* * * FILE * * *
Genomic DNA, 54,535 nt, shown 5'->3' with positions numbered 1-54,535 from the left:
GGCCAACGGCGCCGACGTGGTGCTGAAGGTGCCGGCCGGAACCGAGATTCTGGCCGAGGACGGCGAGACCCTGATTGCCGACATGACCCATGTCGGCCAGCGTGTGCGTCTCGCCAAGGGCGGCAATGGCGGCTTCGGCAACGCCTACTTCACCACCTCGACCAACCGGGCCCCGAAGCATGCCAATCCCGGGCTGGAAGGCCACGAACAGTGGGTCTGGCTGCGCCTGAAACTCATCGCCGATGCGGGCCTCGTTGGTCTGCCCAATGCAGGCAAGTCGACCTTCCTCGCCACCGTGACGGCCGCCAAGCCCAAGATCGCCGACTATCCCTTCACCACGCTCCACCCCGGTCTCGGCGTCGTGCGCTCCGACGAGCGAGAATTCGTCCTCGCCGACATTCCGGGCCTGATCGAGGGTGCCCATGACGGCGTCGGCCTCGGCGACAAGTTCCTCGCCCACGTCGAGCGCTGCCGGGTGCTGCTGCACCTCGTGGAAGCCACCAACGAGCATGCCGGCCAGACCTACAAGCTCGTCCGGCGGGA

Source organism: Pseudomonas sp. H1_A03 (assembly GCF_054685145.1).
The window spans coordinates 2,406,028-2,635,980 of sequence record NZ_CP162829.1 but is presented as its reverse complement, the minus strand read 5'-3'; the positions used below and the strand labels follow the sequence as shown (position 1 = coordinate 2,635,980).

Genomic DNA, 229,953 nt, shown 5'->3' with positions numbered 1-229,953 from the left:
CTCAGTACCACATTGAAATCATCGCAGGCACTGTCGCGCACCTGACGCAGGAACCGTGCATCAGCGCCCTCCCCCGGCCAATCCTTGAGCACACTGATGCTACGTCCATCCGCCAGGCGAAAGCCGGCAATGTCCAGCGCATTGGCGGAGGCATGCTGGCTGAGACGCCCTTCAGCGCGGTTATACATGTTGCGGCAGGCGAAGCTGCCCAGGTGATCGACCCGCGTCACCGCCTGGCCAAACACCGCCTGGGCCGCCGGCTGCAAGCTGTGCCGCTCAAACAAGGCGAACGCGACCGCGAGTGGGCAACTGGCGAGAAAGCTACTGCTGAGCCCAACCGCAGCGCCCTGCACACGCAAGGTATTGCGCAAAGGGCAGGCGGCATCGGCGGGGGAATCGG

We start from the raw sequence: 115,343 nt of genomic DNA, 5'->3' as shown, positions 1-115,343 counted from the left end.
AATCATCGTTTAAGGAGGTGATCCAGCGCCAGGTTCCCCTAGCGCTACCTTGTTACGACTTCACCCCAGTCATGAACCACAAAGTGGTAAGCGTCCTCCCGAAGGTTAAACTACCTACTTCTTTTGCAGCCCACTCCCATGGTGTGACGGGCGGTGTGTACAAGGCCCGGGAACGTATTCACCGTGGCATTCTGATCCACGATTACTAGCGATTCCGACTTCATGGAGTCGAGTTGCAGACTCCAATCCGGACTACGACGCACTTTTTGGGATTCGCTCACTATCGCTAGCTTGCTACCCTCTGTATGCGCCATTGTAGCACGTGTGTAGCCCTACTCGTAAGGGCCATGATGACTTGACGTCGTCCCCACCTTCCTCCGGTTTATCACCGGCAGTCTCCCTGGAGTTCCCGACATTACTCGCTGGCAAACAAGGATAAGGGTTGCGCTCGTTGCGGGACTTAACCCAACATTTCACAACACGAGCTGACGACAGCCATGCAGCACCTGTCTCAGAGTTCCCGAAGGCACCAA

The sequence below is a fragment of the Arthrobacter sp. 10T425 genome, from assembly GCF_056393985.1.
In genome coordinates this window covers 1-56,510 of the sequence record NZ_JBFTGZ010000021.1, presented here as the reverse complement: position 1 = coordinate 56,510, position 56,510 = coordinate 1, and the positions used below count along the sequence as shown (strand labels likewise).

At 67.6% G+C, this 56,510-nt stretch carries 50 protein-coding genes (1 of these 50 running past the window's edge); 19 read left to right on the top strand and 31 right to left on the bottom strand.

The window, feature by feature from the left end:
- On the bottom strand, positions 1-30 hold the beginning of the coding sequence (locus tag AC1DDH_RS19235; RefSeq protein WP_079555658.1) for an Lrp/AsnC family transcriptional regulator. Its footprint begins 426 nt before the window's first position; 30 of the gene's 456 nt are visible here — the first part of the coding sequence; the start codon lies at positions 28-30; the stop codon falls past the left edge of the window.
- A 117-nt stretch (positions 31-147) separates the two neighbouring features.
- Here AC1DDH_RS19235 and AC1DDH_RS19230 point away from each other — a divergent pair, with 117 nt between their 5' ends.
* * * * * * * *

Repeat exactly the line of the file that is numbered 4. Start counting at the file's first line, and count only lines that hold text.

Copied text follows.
The window spans coordinates 2,406,028-2,635,980 of sequence record NZ_CP162829.1 but is presented as its reverse complement, the minus strand read 5'-3'; the positions used below and the strand labels follow the sequence as shown (position 1 = coordinate 2,635,980).